How to Handle Post Award Debriefs Blog Feature
Meghan Gallagher

By: Meghan Gallagher on December 17th, 2015

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How to Handle Post Award Debriefs

Business Development | Debriefings | 2 Min Read

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Most government contractors, whether new or experienced, understand the basics of the government procurement process. However, not all contractors understand what follows after the government makes their decision on award. Post award debriefs help a company understand what deficiencies and significant weaknesses were found in their proposal and understand why they were not awarded a contract. Continue reading to learn how to handle post award debriefs and reluctant contracting officers.


Review of Debriefing Regulations

Before diving into how to handle debriefings it is important to note that debriefings are required under the Federal Acquisition Regulation (FAR), specifically Part 15 and FAR 16.505(b). These sections explain that any contract awarded under the FAR, or any order exceeding $5 million under an IDIQ contract, requires a debriefing.

Debriefings are required to be offered to contractors, but they are by no means mandatory to participate in. While the government is required to notify all offerors and the winner of the award, it is up to both parties to decide if they would like a debrief.

An important note to make is that an offeror must decide to request a post award debrief within three days of being notified if they have won or lost an opportunity. This is important since you may be notified before the contract is officially awarded that you did not win the contract. This means that you must request the debrief within three days following this notice that you did not win the contract, not the three days following the official contact award notification. A contractor can also request that the debrief be officially held after formal award of the contract.

What to Avoid and Keep in Mind

During a debrief the contracting officer is going to be careful not to divulge any information that could be used in a formal protest of the award. This means that you should not go to the debrief ready to fish for information that will help you if you are planning to file a protest. Instead, remember that you are there to learn how to improve your future proposals and to help identify your weaknesses. Debriefs are there to help you enhance your business for future success, not to help you make your case for why you should have been chosen as the awardee.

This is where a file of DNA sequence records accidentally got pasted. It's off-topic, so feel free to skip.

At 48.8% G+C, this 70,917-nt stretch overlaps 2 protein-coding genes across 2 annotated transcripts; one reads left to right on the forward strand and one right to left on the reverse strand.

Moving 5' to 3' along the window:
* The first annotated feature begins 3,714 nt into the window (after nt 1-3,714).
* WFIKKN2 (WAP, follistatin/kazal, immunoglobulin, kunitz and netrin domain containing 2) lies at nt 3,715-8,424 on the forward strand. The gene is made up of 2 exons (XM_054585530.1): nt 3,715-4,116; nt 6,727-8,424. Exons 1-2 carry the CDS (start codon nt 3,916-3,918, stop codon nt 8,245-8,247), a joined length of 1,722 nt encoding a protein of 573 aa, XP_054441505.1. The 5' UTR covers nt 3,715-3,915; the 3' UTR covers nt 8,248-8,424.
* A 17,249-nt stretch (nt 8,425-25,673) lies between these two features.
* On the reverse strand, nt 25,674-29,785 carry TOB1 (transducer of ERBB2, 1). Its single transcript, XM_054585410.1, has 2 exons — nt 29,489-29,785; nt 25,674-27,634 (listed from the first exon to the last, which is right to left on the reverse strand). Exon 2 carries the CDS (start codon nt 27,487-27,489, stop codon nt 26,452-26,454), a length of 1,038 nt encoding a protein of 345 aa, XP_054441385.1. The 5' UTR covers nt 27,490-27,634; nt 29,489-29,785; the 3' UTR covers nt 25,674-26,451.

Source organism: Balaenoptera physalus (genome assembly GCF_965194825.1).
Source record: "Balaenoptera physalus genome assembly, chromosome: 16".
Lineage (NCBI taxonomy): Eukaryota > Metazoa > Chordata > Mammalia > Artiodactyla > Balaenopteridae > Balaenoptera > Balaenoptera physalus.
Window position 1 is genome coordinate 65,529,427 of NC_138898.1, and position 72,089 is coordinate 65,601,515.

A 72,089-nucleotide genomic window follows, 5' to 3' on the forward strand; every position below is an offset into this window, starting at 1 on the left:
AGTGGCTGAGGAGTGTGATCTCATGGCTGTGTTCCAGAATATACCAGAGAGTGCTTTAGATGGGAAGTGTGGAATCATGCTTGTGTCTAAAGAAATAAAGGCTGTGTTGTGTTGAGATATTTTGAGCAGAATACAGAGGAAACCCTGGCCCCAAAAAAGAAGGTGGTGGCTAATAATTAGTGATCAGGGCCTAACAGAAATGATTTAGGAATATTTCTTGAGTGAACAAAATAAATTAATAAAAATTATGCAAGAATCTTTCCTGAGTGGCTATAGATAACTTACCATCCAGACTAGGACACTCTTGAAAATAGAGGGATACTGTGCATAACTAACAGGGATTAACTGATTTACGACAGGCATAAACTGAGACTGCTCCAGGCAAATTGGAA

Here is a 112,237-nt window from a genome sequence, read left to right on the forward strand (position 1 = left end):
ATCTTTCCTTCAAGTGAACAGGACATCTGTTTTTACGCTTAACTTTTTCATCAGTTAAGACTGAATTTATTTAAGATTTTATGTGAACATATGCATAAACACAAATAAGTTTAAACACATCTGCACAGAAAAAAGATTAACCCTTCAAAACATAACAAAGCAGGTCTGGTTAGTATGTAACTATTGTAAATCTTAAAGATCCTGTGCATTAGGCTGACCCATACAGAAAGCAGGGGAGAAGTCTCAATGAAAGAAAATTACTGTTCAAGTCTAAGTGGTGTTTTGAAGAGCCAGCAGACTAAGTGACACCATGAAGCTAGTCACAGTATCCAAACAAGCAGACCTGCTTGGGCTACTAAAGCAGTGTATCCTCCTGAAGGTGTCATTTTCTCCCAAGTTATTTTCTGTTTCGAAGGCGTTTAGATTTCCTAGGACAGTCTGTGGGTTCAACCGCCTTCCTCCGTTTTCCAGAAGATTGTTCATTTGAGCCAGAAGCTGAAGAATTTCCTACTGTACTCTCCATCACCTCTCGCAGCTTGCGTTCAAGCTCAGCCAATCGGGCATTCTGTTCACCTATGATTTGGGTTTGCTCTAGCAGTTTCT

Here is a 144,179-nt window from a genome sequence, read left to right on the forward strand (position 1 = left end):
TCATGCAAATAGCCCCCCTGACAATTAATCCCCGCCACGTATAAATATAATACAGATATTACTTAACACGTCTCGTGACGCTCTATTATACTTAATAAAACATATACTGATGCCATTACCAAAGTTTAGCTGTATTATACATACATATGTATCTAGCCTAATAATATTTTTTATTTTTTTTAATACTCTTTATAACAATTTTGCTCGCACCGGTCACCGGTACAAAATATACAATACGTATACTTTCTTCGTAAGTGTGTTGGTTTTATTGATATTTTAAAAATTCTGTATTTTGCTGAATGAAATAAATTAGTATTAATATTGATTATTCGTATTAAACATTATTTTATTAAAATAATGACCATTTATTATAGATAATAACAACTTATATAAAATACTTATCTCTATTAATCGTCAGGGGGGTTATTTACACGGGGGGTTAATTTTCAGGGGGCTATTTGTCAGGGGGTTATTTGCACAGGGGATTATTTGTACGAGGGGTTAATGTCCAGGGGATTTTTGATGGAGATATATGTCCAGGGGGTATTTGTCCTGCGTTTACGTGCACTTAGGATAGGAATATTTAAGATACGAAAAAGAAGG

A debriefing is all about you, your company’s weaknesses and the specifics of your company’s proposal. While you may be given some information to help compare yourself to the awardee such as their overall score, you will not be told the intimate details of their proposal. You may be able to overcome some barriers to the information by submitting a FOIA request, but again you will most likely run into a similar problem in the form of redacted information.

Debriefings can vary in manner, content, and length, but the main things to remember is to stay polite and non-accusatory. If you tend to target certain agencies there is a good chance that you will run into the same contracting officer on another proposal so you want to make sure you maintain a professional and friendly relationship with them. If the contracting officer seems reluctant to hold a debriefing perhaps try sending them an email with specific questions. Try to work with the officer as much as possible, not against them. At the end of the day post award debriefs are burdensome and difficult to navigate from both the contractor’s side and the government’s side. Remember that this is not an opportunity to try and convince the contracting officer that they made the wrong decision, but a time to learn more about how to improve your business.



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About Meghan Gallagher

Meghan Gallagher is Winvale’s Government Analyst on the Business Development team. Meghan helps clients with research and market analysis reports of their company’s products and services, as well as helping consult clients on their government contracting business. She assists with marketing and sales materials such as government capabilities statements, web sites and case studies. Meghan has a strong background in research after serving with the World War One Centennial Commission, a Congressional Office, and her time with the University of Maryland’s Government Honors Program.

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